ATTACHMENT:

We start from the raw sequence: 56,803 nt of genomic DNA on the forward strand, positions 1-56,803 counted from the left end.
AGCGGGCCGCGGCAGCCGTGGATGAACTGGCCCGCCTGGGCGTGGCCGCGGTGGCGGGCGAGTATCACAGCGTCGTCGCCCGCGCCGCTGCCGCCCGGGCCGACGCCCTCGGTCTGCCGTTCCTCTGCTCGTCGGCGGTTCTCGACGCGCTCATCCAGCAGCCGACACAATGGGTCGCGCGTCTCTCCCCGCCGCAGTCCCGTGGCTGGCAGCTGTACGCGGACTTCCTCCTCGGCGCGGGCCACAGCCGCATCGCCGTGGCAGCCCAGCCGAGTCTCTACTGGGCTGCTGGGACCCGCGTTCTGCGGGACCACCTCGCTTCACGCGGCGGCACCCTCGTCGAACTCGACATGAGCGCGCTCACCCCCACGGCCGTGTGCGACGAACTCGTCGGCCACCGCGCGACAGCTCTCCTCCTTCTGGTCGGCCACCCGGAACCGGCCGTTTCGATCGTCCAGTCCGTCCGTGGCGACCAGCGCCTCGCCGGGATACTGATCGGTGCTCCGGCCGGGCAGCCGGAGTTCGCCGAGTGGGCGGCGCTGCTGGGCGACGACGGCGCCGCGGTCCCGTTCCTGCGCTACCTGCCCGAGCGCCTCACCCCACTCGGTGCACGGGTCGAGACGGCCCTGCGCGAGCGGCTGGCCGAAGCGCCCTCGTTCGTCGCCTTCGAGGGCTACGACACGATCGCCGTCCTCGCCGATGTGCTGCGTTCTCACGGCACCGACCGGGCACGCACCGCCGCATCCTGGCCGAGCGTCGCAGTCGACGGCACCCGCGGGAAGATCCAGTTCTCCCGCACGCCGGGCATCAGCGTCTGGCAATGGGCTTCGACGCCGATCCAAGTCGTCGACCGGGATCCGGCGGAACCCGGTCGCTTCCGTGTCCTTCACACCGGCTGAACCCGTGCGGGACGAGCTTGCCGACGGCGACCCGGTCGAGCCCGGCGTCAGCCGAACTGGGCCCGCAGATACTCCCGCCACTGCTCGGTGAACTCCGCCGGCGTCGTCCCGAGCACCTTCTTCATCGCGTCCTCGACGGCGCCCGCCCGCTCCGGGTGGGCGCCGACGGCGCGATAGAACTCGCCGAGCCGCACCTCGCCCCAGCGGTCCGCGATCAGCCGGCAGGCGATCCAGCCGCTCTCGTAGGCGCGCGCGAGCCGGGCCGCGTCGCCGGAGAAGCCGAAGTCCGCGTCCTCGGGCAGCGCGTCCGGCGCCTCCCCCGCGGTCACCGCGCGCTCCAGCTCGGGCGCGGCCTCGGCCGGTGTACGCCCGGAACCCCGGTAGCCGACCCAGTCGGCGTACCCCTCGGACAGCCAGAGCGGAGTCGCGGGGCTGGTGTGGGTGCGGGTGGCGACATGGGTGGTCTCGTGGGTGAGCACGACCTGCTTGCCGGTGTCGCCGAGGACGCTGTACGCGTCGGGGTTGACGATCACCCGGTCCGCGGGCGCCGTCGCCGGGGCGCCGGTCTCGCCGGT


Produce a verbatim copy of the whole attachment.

We start from the raw sequence: 56,803 nt of genomic DNA on the forward strand, positions 1-56,803 counted from the left end.
AGCGGGCCGCGGCAGCCGTGGATGAACTGGCCCGCCTGGGCGTGGCCGCGGTGGCGGGCGAGTATCACAGCGTCGTCGCCCGCGCCGCTGCCGCCCGGGCCGACGCCCTCGGTCTGCCGTTCCTCTGCTCGTCGGCGGTTCTCGACGCGCTCATCCAGCAGCCGACACAATGGGTCGCGCGTCTCTCCCCGCCGCAGTCCCGTGGCTGGCAGCTGTACGCGGACTTCCTCCTCGGCGCGGGCCACAGCCGCATCGCCGTGGCAGCCCAGCCGAGTCTCTACTGGGCTGCTGGGACCCGCGTTCTGCGGGACCACCTCGCTTCACGCGGCGGCACCCTCGTCGAACTCGACATGAGCGCGCTCACCCCCACGGCCGTGTGCGACGAACTCGTCGGCCACCGCGCGACAGCTCTCCTCCTTCTGGTCGGCCACCCGGAACCGGCCGTTTCGATCGTCCAGTCCGTCCGTGGCGACCAGCGCCTCGCCGGGATACTGATCGGTGCTCCGGCCGGGCAGCCGGAGTTCGCCGAGTGGGCGGCGCTGCTGGGCGACGACGGCGCCGCGGTCCCGTTCCTGCGCTACCTGCCCGAGCGCCTCACCCCACTCGGTGCACGGGTCGAGACGGCCCTGCGCGAGCGGCTGGCCGAAGCGCCCTCGTTCGTCGCCTTCGAGGGCTACGACACGATCGCCGTCCTCGCCGATGTGCTGCGTTCTCACGGCACCGACCGGGCACGCACCGCCGCATCCTGGCCGAGCGTCGCAGTCGACGGCACCCGCGGGAAGATCCAGTTCTCCCGCACGCCGGGCATCAGCGTCTGGCAATGGGCTTCGACGCCGATCCAAGTCGTCGACCGGGATCCGGCGGAACCCGGTCGCTTCCGTGTCCTTCACACCGGCTGAACCCGTGCGGGACGAGCTTGCCGACGGCGACCCGGTCGAGCCCGGCGTCAGCCGAACTGGGCCCGCAGATACTCCCGCCACTGCTCGGTGAACTCCGCCGGCGTCGTCCCGAGCACCTTCTTCATCGCGTCCTCGACGGCGCCCGCCCGCTCCGGGTGGGCGCCGACGGCGCGATAGAACTCGCCGAGCCGCACCTCGCCCCAGCGGTCCGCGATCAGCCGGCAGGCGATCCAGCCGCTCTCGTAGGCGCGCGCGAGCCGGGCCGCGTCGCCGGAGAAGCCGAAGTCCGCGTCCTCGGGCAGCGCGTCCGGCGCCTCCCCCGCGGTCACCGCGCGCTCCAGCTCGGGCGCGGCCTCGGCCGGTGTACGCCCGGAACCCCGGTAGCCGACCCAGTCGGCGTACCCCTCGGACAGCCAGAGCGGAGTCGCGGGGCTGGTGTGGGTGCGGGTGGCGACATGGGTGGTCTCGTGGGTGAGCACGACCTGCTTGCCGGTGTCGCCGAGGACGCTGTACGCGTCGGGGTTGACGATCACCCGGTCCGCGGGCGCCGTCGCCGGGGCGCCGGTCTCGCCGGT